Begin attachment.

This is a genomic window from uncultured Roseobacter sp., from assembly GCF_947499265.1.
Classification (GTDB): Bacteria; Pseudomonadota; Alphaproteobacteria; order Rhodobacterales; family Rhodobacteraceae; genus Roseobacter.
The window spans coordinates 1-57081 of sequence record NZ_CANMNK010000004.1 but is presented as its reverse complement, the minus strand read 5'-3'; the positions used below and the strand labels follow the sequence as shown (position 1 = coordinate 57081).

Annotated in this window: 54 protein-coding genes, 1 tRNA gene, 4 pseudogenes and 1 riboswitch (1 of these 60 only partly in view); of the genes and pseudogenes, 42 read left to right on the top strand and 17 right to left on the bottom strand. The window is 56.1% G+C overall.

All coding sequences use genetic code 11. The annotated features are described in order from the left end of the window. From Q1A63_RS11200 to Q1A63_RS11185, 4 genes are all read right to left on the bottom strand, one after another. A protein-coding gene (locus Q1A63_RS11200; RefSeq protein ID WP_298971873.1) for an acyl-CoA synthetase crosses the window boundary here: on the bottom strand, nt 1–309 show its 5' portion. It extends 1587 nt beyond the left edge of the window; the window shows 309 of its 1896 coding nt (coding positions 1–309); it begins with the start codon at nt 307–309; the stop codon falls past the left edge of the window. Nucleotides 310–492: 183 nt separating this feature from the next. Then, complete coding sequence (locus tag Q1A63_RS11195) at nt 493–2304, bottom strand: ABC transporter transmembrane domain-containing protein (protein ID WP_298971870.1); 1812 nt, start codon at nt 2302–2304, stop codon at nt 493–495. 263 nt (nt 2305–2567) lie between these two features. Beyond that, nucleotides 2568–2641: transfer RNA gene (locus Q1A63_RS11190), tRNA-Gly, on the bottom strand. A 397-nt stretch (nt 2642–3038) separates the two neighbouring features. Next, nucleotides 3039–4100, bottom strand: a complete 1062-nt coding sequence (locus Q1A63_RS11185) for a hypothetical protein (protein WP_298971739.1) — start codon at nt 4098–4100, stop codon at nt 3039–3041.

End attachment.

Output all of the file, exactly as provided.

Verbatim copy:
This is a genomic window from uncultured Roseobacter sp., from assembly GCF_947499265.1.
Classification (GTDB): Bacteria; Pseudomonadota; Alphaproteobacteria; order Rhodobacterales; family Rhodobacteraceae; genus Roseobacter.
The window spans coordinates 1-57081 of sequence record NZ_CANMNK010000004.1 but is presented as its reverse complement, the minus strand read 5'-3'; the positions used below and the strand labels follow the sequence as shown (position 1 = coordinate 57081).

Annotated in this window: 54 protein-coding genes, 1 tRNA gene, 4 pseudogenes and 1 riboswitch (1 of these 60 only partly in view); of the genes and pseudogenes, 42 read left to right on the top strand and 17 right to left on the bottom strand. The window is 56.1% G+C overall.

All coding sequences use genetic code 11. The annotated features are described in order from the left end of the window. From Q1A63_RS11200 to Q1A63_RS11185, 4 genes are all read right to left on the bottom strand, one after another. A protein-coding gene (locus Q1A63_RS11200; RefSeq protein ID WP_298971873.1) for an acyl-CoA synthetase crosses the window boundary here: on the bottom strand, nt 1–309 show its 5' portion. It extends 1587 nt beyond the left edge of the window; the window shows 309 of its 1896 coding nt (coding positions 1–309); it begins with the start codon at nt 307–309; the stop codon falls past the left edge of the window. Nucleotides 310–492: 183 nt separating this feature from the next. Then, complete coding sequence (locus tag Q1A63_RS11195) at nt 493–2304, bottom strand: ABC transporter transmembrane domain-containing protein (protein ID WP_298971870.1); 1812 nt, start codon at nt 2302–2304, stop codon at nt 493–495. 263 nt (nt 2305–2567) lie between these two features. Beyond that, nucleotides 2568–2641: transfer RNA gene (locus Q1A63_RS11190), tRNA-Gly, on the bottom strand. A 397-nt stretch (nt 2642–3038) separates the two neighbouring features. Next, nucleotides 3039–4100, bottom strand: a complete 1062-nt coding sequence (locus Q1A63_RS11185) for a hypothetical protein (protein WP_298971739.1) — start codon at nt 4098–4100, stop codon at nt 3039–3041.